Germany dominates Europe, so news in April that German business confidence had fallen for a seventh month in eight and that the government had halved its growth forecast for 2019 to 0.5 percent suggests there is more than Brexit weighing on Europe’s economic prospects.
The German working class remains Europe’s most powerful. Yet Germany’s equivalent of the Labour Party, the SPD, is in spectacular decline after entering one coalition after another with conservative chancellor Merkel and, between time, making a wholesale attack on welfare provision.
Most abjectly, by allying with Merkel again last year, the SPD allowed the far right Alternative fur Deutschland (AfD) and the 30-odd Nazis among its members of the German parliament, to present themselves as the main opposition party.
How this came about and what happens next matters hugely, so I approached Oliver Nachtwey’s book, Germany’s Hidden Crisis: Social Decline in the Heart of Europe, eager to learn more.
Nachtwey is a professor of sociology at the University of Basel, and the German edition of his book, published in 2016, was a bestseller.
It charts Germany’s trajectory from booming 1960s and 1970s to relative economic stagnation. Unfortunately, it reads very much as the work of a sociology professor. Nachtwey explains: “The procedure I shall adopt is one influenced by critical theory . . . with the paradoxical formula of ‘regressive modernisation’.”
The professor is clearly on the left and presents a class analysis of sorts. He briefly explains Marx’s theory of the tendency of the rate of profit to fall but suggests “it is irrelevant whether this is correct” and suggests of the working class: “No one still sees them as the universal subject of social emancipation.”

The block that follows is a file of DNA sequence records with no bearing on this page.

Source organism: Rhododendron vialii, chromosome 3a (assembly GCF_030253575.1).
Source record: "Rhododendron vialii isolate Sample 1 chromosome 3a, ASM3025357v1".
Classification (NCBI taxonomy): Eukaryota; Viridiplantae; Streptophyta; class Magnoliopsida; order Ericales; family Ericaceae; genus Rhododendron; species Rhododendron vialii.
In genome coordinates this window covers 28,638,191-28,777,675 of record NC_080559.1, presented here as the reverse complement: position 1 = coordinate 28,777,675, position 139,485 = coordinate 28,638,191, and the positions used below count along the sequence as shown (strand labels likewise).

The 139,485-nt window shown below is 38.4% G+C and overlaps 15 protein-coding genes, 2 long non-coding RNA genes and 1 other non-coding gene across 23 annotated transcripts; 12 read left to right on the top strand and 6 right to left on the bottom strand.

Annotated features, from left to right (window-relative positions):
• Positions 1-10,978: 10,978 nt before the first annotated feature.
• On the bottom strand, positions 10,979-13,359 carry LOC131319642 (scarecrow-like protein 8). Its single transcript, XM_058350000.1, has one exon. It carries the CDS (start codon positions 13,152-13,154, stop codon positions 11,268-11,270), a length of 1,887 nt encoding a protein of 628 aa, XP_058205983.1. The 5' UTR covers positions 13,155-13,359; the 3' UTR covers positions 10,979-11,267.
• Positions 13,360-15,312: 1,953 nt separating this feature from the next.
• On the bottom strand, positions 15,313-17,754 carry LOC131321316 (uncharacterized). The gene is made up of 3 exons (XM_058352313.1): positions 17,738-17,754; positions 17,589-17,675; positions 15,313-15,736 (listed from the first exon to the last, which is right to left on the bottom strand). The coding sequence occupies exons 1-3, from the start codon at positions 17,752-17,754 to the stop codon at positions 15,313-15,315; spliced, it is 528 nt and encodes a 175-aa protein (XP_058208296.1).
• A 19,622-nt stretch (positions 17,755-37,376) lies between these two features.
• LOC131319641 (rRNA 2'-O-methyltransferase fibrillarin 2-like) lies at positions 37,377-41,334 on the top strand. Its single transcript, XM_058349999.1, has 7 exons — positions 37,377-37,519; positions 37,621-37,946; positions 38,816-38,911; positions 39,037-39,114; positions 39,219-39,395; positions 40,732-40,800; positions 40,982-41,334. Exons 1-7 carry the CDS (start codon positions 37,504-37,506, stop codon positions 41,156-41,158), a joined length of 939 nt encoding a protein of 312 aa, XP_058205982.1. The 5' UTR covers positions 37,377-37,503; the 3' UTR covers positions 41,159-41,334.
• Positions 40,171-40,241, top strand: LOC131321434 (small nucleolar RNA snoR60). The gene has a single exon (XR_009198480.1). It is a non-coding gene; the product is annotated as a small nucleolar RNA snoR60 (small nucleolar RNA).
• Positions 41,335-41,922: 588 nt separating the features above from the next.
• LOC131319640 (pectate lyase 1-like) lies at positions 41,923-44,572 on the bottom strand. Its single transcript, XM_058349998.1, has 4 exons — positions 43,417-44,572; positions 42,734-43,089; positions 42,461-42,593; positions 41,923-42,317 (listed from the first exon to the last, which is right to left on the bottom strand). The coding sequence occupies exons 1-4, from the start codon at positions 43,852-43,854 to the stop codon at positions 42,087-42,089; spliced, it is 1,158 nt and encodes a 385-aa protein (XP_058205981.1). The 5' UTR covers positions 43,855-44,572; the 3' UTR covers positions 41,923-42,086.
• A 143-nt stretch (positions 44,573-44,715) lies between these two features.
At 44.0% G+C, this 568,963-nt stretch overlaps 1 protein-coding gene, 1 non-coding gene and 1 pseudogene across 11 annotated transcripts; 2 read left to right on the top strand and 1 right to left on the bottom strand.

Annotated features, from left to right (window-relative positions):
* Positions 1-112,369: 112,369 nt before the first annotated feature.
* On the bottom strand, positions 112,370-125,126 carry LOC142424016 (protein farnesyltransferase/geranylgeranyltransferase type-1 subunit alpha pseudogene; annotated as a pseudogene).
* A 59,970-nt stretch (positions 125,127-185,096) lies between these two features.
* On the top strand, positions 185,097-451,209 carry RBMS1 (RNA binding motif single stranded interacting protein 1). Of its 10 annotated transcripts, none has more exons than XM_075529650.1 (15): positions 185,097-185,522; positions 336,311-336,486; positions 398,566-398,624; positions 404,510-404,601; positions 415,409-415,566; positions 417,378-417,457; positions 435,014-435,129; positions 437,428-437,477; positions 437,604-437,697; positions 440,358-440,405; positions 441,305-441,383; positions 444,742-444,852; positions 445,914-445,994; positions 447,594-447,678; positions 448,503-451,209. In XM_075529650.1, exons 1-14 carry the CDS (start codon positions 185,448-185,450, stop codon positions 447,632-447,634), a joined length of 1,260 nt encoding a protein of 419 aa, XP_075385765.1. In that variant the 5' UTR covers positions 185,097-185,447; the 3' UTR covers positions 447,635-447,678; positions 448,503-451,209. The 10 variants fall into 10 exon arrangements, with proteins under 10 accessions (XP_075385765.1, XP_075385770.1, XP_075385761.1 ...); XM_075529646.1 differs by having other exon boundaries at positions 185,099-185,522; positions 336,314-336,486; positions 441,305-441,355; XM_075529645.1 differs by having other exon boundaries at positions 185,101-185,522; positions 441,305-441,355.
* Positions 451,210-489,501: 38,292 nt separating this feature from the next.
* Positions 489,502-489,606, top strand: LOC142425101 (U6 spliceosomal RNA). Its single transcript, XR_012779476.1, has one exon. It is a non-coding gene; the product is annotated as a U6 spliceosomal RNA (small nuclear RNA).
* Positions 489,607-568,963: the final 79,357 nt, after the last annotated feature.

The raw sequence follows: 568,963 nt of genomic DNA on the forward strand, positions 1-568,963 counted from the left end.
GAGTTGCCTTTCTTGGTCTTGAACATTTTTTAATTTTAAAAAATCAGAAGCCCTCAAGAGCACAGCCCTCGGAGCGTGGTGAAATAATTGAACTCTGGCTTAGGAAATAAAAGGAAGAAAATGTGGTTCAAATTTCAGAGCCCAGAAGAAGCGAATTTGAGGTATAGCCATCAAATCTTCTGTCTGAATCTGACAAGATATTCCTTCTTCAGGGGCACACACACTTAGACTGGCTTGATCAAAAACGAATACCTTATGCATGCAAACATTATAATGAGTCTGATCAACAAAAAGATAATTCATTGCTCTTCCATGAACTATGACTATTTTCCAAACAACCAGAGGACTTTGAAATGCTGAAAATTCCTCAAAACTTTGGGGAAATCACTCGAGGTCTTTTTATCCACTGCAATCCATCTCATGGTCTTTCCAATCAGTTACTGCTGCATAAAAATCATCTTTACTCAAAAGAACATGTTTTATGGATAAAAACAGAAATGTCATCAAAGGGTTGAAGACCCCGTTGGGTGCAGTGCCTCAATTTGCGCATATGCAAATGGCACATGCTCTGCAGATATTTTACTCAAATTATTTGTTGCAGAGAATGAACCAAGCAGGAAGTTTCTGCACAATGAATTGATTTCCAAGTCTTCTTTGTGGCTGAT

There is no mention of the German Revolution or the Nazis’ role in smashing the labour movement. Instead, Nachtwey summarises the first half of the 20th century thus: “The politically polarised society of the Weimer Republic, riven by class conflict, had been followed by the Nazi dictatorship. After its collapse a relatively stable democracy arose.”
Similarly, he moves through the 1980s and 1990s without referring to the fall of the Berlin Wall.
The book seems detached from what it describes. The success of neoliberalism, Nachtwey writes, was “secured from below and from inside, by the creation of incentives for people to see themselves as naturally autonomous and entrepreneurial subjects”.
He accepts the notion of the “precariat” as a new class of workers. Yet the few illustrations he provides barely fit his analysis. In 2014, he notes: “Only 28 percent of West German employees still worked in private firms with both an industry-wide wage scale and a works committee.” That represents a decline but also retention of a sizeable, organised private sector.
Nachtwey cites his own 2015 study of an unidentified car plant where, of 4,000 workers, “about half were employees of the company”. These “enjoyed comparatively good terms, their pay is collectively negotiated . . . they are represented by a strong works committee”.
He contrasts this to “the more than 1,000 agency workers”. Yet he notes: “After years of struggle by the trade union and works committees, [these] had recently received formally equal conditions to the core staff.”
The book would have benefited from more descriptions of workplaces.
Nachtwey describes “a society of downward mobility . . . leading to a renewed class society in Germany”. But the book lacks any sense of struggle despite a chapter entitled “Revolt”.
The Afterword, dated June 2018, is much better. But rather than read the main text, I recommend the chapter on “The Ascendency of Germany” in Costas Lapavitsas’ excellent “The Left Case Against the EU” which says more in five pages on the defeat of German labour in the 1990s than Nachtwey’s entire book.